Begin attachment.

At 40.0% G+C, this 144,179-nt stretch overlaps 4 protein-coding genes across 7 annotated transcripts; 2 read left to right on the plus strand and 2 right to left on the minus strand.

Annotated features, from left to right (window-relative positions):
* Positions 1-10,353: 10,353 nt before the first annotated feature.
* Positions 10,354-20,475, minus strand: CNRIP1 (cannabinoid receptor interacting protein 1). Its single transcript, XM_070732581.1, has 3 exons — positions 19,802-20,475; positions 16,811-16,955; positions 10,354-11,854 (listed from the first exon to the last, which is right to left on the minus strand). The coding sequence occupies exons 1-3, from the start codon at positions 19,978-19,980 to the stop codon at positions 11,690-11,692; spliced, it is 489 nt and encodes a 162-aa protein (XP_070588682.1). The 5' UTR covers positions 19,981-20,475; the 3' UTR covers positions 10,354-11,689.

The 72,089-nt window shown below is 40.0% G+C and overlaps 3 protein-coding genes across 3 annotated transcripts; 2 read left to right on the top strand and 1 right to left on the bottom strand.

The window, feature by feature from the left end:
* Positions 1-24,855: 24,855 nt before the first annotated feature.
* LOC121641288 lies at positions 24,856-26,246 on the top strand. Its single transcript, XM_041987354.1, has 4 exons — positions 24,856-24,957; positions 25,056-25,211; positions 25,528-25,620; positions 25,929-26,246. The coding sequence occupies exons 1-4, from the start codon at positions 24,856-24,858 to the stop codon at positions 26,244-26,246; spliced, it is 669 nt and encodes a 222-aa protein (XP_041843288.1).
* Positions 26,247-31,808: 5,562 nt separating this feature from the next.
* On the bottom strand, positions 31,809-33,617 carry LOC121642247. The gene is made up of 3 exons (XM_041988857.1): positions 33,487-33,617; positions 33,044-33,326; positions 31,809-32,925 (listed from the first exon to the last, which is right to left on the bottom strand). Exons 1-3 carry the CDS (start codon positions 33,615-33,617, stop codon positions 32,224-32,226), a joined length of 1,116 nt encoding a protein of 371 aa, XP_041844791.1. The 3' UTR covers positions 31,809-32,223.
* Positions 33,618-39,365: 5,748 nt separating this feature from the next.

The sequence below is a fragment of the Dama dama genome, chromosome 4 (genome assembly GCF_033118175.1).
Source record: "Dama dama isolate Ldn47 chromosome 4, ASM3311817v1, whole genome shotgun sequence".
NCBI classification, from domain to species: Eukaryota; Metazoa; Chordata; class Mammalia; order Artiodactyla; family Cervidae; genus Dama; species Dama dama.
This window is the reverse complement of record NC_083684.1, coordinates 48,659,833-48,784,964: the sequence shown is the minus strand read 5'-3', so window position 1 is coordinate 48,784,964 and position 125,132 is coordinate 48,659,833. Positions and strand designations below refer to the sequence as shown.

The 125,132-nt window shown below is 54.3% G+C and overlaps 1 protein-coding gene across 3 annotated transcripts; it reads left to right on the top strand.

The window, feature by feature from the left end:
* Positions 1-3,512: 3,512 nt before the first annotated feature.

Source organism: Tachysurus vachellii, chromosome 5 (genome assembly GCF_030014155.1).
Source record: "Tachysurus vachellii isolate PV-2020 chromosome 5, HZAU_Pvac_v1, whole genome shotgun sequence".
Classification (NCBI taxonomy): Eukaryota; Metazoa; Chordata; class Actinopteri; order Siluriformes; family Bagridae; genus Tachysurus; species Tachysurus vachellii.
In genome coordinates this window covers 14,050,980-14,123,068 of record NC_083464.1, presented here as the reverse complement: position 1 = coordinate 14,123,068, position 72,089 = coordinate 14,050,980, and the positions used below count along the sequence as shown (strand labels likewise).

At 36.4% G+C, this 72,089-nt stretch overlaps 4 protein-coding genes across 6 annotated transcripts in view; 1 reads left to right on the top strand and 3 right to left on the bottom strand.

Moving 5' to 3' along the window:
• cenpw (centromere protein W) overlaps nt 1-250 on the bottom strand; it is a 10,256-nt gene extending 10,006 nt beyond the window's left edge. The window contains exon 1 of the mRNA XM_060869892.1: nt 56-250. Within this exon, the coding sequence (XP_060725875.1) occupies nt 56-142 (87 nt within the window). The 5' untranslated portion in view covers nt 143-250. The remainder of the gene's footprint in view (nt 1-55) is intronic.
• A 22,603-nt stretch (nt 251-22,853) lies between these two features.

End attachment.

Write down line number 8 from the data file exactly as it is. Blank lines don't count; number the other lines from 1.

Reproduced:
* LOC121641288 lies at positions 24,856-26,246 on the top strand. Its single transcript, XM_041987354.1, has 4 exons — positions 24,856-24,957; positions 25,056-25,211; positions 25,528-25,620; positions 25,929-26,246. The coding sequence occupies exons 1-4, from the start codon at positions 24,856-24,858 to the stop codon at positions 26,244-26,246; spliced, it is 669 nt and encodes a 222-aa protein (XP_041843288.1).